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ALLSTON

Teardown has neighbors riled up

Concerns include asbestos removal

This partly demolished Victorian-era house at 34 Raymond St. in Allston has neighbors concerned about asbestos. This partly demolished Victorian-era house at 34 Raymond St. in Allston has neighbors concerned about asbestos. (GEORGE RIZER/GLOBE STAFF)

Should the burden of policing real estate developers fall into the laps of neighbors? That question is being raised by a small group of Allston residents who say the City of Boston isn't doing a good job keeping an eye on what property owners are doing once they're granted building or demolition permits.

The neighbors' beef is over a Victorian-era home at 34 Raymond St. that's being razed to make way for two buildings that will house 24 to 27 bedrooms and 14 parking spaces for what is most likely student housing, they say.

Abutters had hoped the single-family home, built in the 1890s, would be preserved after the Boston Landmarks Commission deemed it had historic significance, said Dorothy McDonough, who lived next door for 60 years and owns the home where her adult children now live.

The commission held two hearings last fall and imposed a 90-day demolition delay on the property in order to try to persuade the owner to preserve it, she said.

But after months of calling the Inspectional Services Division and City Councilor Jerry McDermott's office and being assured by both that demolition permits had not been issued, Marcus Aurin, who lives on the other side of 34 Raymond, said he and his neighbors were shocked when workers showed up on July 18 and began tossing out radiators and pipes in preparation for a full-scale demolition.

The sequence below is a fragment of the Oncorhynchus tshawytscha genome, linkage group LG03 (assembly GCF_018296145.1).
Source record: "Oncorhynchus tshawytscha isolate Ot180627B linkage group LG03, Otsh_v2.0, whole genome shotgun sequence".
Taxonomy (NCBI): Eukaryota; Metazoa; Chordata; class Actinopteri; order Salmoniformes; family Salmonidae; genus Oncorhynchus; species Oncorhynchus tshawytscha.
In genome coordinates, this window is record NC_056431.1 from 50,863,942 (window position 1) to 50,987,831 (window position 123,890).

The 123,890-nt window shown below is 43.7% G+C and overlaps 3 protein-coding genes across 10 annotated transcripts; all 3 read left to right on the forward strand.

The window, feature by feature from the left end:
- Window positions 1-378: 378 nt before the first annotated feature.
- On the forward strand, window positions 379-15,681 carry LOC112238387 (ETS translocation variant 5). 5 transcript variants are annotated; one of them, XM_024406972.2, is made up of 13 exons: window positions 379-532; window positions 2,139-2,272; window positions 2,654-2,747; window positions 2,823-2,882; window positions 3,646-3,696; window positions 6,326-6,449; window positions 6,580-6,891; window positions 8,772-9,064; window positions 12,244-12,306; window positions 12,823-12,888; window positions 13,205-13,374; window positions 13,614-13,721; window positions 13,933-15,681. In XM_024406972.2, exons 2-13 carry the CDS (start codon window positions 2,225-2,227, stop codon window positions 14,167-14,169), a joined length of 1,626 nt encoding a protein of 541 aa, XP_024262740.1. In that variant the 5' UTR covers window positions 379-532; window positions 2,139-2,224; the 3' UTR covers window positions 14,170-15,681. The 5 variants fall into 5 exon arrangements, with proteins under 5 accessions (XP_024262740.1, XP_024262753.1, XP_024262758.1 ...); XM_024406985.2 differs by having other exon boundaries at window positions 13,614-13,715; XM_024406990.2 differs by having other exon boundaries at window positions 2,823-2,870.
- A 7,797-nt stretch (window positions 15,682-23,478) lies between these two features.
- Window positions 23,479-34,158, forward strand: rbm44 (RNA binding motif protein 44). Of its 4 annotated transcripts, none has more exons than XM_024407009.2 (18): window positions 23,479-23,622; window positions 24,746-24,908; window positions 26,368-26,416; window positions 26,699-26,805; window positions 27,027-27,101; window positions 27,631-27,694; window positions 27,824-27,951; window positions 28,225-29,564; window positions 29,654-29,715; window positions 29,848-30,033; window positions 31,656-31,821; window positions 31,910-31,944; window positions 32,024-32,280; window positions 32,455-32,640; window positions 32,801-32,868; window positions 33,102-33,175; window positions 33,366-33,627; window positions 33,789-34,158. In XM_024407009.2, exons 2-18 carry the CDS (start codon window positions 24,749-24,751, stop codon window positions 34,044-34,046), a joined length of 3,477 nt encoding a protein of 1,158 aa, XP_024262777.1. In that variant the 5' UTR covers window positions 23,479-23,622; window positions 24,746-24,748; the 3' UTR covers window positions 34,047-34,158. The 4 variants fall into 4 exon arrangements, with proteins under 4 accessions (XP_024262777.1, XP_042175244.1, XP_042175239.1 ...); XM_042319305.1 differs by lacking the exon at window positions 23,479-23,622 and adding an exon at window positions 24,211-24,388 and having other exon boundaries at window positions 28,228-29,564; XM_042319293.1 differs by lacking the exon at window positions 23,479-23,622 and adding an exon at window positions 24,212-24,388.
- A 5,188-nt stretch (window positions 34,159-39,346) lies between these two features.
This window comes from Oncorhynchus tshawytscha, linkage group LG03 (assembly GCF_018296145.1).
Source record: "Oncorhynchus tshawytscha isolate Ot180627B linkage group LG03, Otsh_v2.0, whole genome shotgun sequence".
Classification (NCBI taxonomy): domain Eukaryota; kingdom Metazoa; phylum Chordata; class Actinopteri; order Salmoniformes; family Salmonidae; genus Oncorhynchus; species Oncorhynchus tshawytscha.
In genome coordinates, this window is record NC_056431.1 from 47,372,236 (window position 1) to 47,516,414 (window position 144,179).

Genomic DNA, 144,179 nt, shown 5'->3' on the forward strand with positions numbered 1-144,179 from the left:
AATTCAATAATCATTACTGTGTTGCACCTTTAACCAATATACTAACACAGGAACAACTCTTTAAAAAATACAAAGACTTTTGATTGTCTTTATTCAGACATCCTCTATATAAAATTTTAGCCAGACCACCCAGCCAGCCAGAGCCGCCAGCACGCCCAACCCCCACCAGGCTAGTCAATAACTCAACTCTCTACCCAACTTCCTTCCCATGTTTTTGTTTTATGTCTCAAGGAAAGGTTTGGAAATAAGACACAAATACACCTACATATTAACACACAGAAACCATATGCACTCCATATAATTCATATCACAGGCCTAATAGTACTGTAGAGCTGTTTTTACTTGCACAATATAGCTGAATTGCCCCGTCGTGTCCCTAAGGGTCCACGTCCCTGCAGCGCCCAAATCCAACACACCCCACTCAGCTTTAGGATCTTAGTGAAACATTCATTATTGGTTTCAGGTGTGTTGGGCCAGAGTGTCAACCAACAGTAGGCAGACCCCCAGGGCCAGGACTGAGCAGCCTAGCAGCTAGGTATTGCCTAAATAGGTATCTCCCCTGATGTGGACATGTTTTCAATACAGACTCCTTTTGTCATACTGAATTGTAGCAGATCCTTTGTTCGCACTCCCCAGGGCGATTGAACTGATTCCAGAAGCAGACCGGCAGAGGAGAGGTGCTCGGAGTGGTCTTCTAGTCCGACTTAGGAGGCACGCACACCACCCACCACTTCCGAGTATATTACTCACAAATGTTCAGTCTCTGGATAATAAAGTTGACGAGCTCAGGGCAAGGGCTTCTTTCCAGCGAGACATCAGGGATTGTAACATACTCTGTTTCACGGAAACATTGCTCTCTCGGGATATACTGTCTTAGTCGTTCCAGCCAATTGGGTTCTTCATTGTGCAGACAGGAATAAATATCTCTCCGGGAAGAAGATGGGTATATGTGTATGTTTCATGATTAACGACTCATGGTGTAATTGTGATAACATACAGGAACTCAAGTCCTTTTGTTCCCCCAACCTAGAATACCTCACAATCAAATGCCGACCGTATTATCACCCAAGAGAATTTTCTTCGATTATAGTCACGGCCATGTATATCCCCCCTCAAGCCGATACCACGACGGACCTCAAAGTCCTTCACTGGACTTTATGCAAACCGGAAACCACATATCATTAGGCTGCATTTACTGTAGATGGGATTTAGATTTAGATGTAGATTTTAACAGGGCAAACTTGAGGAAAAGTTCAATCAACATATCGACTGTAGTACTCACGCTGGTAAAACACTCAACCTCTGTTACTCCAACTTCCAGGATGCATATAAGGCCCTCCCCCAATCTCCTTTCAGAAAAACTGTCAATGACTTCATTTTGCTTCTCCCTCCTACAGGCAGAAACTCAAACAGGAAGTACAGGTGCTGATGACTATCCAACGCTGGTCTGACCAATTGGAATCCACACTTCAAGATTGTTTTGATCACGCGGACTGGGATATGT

After neighbors alerted ISD, an inspector showed up the next day and issued a stop-work order, said Lisa Timberlake, a spokeswoman for the division.

A demolition permit was issued on July 23, she said. But neighbors say they were up in arms again only a week later, when workers began tearing off roof shingles that contained asbestos without a permit to remove asbestos, and without taking proper safety precautions.

Aurin said after he called the city's Department of Public Health about the asbestos removal, the department sent over an inspector who immediately shut down the project again, on Aug. 1.

Since late July, the house has been left in a half-torn-down state, pending the outcome of a soil-contamination test, said Timberlake, who noted homeowners must get a separate permit issued by the Massachusetts Department of Environmental Protection if asbestos needs to be removed.

"Our question is, were we contaminated?" said McDonough. "We don't know, and it is a concern."

The DEP ordered developer Richard Garaffo to hire a licensed asbestos-abatement firm and submit a plan for removing the contaminated materials, said department spokesman Joe Ferson. That plan has now been approved, he said.

The firm will be required to submit the results of its contamination tests to the department, and the property will undergo a reinspection before it's cleared for further development, said Ferson.

A call to Garaffo's office was not returned.

Aurin and McDonough say they're also frustrated with city officials for either giving them no information or the wrong information about the status of the project for several months. "We've been given considerable erroneous info," said McDonough, who called ISD "most uncooperative."

"My feeling is that if a developer can trample over the neighbors like this, then Harvard will pretty much have free rein in what it does," McDonough's daughter Lisa wrote in an e-mail about the university's plan to expand its campus into her neighborhood.

Timberlake said, "Our inspector has been on top of it and been at the site quite a few times," but added the division has just 17 to 18 inspectors covering the entire city and can't be everywhere all the time. "We can't catch everything. If we receive a complaint, we follow it up within 24 hours," she said.

Last Wednesday, the division directed Garaffo to erect a 6-foot-high fence around the perimeter to contain the contaminated debris and dust, said Timberlake.

"You don't have to be a vigilante, but if you do see something, feel free to give us a call," said Timberlake. "If we don't happen to see it, take pride in your neighborhood."

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